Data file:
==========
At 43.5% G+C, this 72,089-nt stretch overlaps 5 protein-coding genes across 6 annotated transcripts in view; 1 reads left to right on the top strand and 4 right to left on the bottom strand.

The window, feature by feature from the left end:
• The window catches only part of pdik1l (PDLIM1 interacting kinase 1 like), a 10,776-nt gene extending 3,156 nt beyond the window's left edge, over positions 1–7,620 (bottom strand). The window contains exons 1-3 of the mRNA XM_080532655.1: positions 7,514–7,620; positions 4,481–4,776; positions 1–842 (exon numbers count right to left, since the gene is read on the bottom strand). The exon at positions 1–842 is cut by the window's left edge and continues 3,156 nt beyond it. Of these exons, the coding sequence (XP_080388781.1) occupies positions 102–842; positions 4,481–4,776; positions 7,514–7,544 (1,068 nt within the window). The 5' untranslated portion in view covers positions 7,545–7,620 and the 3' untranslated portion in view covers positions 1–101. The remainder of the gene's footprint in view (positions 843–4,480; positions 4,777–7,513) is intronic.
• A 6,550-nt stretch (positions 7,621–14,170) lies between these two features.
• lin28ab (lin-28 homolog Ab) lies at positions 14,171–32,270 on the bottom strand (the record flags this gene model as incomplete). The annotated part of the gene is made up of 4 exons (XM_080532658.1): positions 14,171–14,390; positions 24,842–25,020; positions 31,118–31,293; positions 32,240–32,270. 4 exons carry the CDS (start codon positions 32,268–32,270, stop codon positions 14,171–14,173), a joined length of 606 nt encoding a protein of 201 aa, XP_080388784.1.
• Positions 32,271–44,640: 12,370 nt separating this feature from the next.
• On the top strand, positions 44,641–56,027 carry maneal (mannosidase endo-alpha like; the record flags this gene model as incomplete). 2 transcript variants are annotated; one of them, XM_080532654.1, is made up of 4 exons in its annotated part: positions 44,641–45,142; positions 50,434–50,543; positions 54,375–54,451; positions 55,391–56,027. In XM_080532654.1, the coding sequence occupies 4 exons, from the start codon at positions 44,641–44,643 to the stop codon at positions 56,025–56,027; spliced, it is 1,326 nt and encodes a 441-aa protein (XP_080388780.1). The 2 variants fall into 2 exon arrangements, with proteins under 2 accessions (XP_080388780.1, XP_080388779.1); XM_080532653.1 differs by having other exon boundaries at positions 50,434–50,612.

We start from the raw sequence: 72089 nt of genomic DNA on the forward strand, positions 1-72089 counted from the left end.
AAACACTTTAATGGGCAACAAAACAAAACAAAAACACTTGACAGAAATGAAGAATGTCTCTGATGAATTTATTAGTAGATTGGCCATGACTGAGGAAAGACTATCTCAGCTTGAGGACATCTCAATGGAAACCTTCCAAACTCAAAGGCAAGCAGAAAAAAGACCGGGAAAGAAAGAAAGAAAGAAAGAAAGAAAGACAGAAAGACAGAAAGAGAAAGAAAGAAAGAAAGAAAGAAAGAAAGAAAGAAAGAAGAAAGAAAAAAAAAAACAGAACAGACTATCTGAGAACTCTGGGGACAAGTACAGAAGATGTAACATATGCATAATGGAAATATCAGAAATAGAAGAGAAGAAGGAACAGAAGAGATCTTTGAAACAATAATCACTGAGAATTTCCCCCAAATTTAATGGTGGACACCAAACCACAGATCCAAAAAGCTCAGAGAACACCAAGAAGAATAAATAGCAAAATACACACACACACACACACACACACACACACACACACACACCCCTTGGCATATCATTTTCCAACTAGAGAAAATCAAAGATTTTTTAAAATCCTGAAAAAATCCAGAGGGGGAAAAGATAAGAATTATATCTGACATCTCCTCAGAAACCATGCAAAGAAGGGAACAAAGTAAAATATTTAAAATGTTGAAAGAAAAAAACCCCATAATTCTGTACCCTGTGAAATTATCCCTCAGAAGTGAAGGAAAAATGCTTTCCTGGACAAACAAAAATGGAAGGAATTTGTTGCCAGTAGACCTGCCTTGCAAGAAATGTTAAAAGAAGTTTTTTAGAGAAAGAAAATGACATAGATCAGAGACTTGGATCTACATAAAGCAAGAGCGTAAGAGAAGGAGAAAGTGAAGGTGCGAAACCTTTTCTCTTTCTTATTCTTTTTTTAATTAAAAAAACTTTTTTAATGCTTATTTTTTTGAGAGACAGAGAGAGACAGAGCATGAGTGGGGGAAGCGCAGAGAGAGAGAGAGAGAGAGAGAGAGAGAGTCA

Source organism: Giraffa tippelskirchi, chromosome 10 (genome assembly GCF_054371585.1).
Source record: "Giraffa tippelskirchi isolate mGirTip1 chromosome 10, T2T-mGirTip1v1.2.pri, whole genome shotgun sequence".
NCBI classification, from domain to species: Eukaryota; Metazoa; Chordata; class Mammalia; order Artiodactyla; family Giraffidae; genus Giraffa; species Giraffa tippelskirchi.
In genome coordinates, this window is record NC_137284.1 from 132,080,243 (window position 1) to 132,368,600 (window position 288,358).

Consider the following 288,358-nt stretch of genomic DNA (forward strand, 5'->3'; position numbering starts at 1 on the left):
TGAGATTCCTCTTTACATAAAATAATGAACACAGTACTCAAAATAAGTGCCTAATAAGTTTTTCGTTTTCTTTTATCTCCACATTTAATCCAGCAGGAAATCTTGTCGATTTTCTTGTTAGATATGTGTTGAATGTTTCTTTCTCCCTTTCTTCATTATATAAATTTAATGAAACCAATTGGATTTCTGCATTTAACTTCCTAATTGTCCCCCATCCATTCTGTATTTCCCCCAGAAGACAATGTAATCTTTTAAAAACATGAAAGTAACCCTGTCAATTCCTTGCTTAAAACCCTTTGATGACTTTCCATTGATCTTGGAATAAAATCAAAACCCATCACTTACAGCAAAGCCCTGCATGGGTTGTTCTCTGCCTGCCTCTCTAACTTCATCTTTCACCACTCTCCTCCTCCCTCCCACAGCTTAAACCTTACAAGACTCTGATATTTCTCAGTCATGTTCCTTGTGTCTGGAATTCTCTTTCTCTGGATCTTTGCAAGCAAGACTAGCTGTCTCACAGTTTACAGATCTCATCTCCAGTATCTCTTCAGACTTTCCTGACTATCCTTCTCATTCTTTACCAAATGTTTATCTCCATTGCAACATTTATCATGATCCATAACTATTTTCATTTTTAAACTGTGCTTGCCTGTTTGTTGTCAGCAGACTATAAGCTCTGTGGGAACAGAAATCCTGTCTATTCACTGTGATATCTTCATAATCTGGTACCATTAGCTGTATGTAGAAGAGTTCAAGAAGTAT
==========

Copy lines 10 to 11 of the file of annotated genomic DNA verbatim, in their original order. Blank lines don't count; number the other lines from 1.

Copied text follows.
Source organism: Giraffa tippelskirchi, chromosome 10 (genome assembly GCF_054371585.1).
Source record: "Giraffa tippelskirchi isolate mGirTip1 chromosome 10, T2T-mGirTip1v1.2.pri, whole genome shotgun sequence".